SELL ME SAN FRANCISCO OR ELSE!
We’re done as far as interesting weather for awhile. Saturday may hold some promise. The front should move through quietly Wednesday morning. Rain chances will subside late Wednesday. The boundary will slowly drift to the south and should go far enough for a good Thursday with lower humidity. The humidity and heat return for Friday and Saturday will probably be like Tuesday with hot and humid conditions and a front approaching.
On This Date In History: Explorers wandered up and down the Pacific Coast for years before someone decided to snoop about an inlet in what is northern California. In 1769, the Spanish found it and saw it as a strategic asset. In 1776, while the colonists on the other side of the continent were in rebellion, the Spanish founded San Francisco de Asis, which means St. Francis of Assisi. The outpost was the northern most in the Spanish empire and later was the same with Mexico. In 1835, US government made the Mexicans an offer that they should not have refused. Uncle Sam offered to buy the settlement and the Mexicans refused. I believe it was Santa Anna who turned down the Americans generous offer. I guess he was too busy putting down a rebellion in Tejas to consider such real estate deals. By 1846, the Mexicans found themselves in a war with the United States over the southern border of what by that time was the state of Texas.
Not long after hostilities commenced on this date in 1846, Captain John Montgomery sailed his US warship into San Francisco bay, dispatched a group of marines and promptly took San Francisco de Asis without firing a shot. The Americans must have thought the name was too long and shortened it to simply San Francisco. In 1848, the Americans dictated terms of the end of the war with the Treaty of Guadalupe Hidalgo that not only forced Santa Anna to turn over San Francisco, but also about 55% of his territory which included all of California, Nevada and Utah, most of Arizona and parts of Colorado, Wyoming and New Mexico. Santa Anna did get $15 million for his trouble. But Santa Anna just had bad luck. Not long after he made the deal, gold was found in California which yielded many many more millions than he got. Gold, silver and other precious metals and natural resources were later found in the entire region. He should have taken the San Francisco deal to begin with.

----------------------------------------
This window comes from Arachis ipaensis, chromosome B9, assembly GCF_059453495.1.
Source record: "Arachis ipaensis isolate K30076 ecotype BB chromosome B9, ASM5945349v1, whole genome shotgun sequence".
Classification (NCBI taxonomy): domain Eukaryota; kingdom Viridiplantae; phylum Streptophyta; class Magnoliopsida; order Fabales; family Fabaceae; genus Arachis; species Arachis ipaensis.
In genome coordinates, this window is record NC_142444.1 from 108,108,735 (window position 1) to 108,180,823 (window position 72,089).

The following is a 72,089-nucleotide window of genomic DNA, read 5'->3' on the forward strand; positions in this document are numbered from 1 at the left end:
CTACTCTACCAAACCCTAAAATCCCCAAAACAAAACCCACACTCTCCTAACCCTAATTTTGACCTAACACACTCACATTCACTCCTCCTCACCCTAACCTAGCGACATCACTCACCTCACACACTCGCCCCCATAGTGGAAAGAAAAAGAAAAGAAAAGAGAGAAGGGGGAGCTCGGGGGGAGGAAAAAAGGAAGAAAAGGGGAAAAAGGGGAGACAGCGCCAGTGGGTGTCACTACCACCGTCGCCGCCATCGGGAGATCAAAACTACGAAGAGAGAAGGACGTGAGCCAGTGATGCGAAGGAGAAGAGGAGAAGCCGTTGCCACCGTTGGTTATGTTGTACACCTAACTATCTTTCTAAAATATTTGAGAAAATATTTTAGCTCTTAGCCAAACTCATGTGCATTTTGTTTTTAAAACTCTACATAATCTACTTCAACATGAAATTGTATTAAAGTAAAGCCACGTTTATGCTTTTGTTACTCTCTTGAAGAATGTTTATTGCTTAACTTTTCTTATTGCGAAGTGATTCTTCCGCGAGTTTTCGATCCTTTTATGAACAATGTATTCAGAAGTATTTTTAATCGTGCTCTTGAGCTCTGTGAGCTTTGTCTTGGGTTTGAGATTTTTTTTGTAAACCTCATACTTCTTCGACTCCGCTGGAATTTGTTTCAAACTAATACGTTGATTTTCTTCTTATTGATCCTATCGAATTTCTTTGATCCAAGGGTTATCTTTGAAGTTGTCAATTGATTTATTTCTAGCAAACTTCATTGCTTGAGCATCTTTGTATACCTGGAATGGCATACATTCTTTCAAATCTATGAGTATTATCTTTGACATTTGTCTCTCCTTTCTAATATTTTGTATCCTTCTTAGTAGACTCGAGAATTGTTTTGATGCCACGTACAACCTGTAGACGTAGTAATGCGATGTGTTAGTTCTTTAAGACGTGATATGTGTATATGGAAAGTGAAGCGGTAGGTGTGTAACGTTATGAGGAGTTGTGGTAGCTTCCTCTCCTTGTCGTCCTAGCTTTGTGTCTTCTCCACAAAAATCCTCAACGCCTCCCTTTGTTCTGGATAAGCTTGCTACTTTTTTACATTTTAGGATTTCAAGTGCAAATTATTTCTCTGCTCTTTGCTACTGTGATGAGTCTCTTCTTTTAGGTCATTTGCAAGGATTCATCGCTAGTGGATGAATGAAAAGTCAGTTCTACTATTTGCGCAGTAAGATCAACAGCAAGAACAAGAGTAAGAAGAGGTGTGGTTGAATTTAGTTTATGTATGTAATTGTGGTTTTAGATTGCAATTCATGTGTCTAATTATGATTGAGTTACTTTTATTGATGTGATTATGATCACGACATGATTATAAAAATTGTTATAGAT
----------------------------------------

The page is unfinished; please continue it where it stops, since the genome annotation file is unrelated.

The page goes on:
It just so happens that a big shot general in the Mexican War was Zachary Taylor who used his battlefield prowess to propel him to the Presidency. He was elected a few months after the Treaty of Guadalupe Hidalgo in November 1848. On July 4, 1850 President Taylor attended Independence Day festivities on a hot day in Washington DC and for some reason ate a bunch of cherries and washed them down with milk. He returned to the White House and drank a bunch of water. On This Date In History President Taylor promptly died. The cartoon at left suggests it was from lemonade which I cannot find suggested anywhere else. I had read that he died from eating too many sweet potatoes but that story seems to have gone by the wayside. There was talk in modern times, though surprisingly not in his day, that he was poisoned because he was a staunch unionist and threatened to personally lead a military attack against any state that tried to secede. In 1991, some of these conspiracy theorists convinced the Taylor family that they needed to dig up the former President from his resting place in Louisville to solve a crime. The DNA results were negative. Imagine that.
So, they were back to the original cause of death, which was described as gastroenteritis. Now, many say that Taylor succumbed to Cholera, probably ingested through the milk or water. Regardless, he died on this date in 1850 and you can visit him in Louisville. Snow White and I have done so a few times. If he had not passed away as President, we may never have heard of his successor, Millard Fillmore. Well…maybe it made no difference because not too many people have heard of Millard Fillmore.
The photo shows makes Bertha look better than previously. But the storm took a battering with dry air getting involved into the circulation. The official track takes it generally north and then turns it east. It’s got a little area of warmer water ahead of it so it may hold its own or even get a tad stronger before it goes back to falling apart. I saw a couple of computer runs that had the storm slowly drifting to the northwest well off the Northeast coast and south of Nova Scotia. But, the NHC is discounting any such suggestion, though they admit the outlying time frames of will be a little erratic and slow. Either way, it remains very unlikely that the storm will get remotely close to its former self nor that it affects anything more than maritime interests or perhaps vacationers in Bermuda.